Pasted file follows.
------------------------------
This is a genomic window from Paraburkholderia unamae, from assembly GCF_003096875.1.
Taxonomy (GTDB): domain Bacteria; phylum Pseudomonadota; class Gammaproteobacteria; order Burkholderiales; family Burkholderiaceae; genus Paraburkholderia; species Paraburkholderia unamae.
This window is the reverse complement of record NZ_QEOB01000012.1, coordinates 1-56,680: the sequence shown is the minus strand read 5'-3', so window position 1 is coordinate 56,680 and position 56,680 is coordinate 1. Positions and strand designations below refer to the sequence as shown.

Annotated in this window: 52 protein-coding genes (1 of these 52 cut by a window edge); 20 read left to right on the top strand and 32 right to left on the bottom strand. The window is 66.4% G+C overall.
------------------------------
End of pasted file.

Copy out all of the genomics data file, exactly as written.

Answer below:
This is a genomic window from Paraburkholderia unamae, from assembly GCF_003096875.1.
Taxonomy (GTDB): domain Bacteria; phylum Pseudomonadota; class Gammaproteobacteria; order Burkholderiales; family Burkholderiaceae; genus Paraburkholderia; species Paraburkholderia unamae.
This window is the reverse complement of record NZ_QEOB01000012.1, coordinates 1-56,680: the sequence shown is the minus strand read 5'-3', so window position 1 is coordinate 56,680 and position 56,680 is coordinate 1. Positions and strand designations below refer to the sequence as shown.

Annotated in this window: 52 protein-coding genes (1 of these 52 cut by a window edge); 20 read left to right on the top strand and 32 right to left on the bottom strand. The window is 66.4% G+C overall.